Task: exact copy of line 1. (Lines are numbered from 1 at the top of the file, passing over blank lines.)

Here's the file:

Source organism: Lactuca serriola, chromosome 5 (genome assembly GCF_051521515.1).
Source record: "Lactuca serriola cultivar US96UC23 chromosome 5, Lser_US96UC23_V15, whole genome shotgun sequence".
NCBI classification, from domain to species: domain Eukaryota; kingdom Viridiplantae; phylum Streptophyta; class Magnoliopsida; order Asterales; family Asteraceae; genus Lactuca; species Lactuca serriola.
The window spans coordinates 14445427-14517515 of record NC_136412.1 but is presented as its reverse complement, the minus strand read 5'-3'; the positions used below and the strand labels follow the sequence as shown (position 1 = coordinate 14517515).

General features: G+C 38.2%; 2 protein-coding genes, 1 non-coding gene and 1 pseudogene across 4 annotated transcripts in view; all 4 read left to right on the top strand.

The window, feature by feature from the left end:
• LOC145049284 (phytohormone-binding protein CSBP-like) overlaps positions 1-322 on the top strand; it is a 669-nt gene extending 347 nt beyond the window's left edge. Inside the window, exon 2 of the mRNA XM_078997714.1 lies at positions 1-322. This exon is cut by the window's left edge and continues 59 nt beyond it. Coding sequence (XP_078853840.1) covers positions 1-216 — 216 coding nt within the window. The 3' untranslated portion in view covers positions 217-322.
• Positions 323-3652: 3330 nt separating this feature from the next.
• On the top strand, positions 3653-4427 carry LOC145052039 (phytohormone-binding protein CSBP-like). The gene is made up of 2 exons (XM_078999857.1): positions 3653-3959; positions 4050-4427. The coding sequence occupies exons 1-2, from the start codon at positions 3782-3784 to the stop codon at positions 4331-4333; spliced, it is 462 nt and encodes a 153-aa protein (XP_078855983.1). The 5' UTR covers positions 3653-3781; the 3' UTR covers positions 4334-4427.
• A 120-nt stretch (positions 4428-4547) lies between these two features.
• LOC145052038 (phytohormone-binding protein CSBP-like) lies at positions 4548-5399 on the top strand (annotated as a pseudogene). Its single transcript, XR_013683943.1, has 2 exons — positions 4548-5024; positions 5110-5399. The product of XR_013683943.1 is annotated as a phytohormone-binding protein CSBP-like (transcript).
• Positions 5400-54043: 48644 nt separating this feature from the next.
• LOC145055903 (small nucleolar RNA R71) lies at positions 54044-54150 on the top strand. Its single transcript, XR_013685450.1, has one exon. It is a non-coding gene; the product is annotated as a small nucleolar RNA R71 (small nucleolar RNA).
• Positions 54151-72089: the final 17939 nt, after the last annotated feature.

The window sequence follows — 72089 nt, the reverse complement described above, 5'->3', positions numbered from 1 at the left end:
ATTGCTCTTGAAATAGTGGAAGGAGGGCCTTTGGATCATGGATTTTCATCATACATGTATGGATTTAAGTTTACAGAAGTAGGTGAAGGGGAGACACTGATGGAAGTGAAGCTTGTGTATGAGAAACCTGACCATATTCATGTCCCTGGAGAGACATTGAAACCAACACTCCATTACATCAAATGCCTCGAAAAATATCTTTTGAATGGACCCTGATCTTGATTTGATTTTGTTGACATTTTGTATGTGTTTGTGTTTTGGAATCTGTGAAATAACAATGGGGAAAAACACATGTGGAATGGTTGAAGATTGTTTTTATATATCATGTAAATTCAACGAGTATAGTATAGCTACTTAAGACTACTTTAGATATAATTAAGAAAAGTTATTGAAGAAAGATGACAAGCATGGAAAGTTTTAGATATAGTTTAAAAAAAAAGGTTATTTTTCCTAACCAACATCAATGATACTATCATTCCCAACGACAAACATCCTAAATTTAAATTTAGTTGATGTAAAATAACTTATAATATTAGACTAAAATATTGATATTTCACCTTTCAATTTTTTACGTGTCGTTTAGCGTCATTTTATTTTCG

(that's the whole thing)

Source organism: Lactuca serriola, chromosome 5 (genome assembly GCF_051521515.1).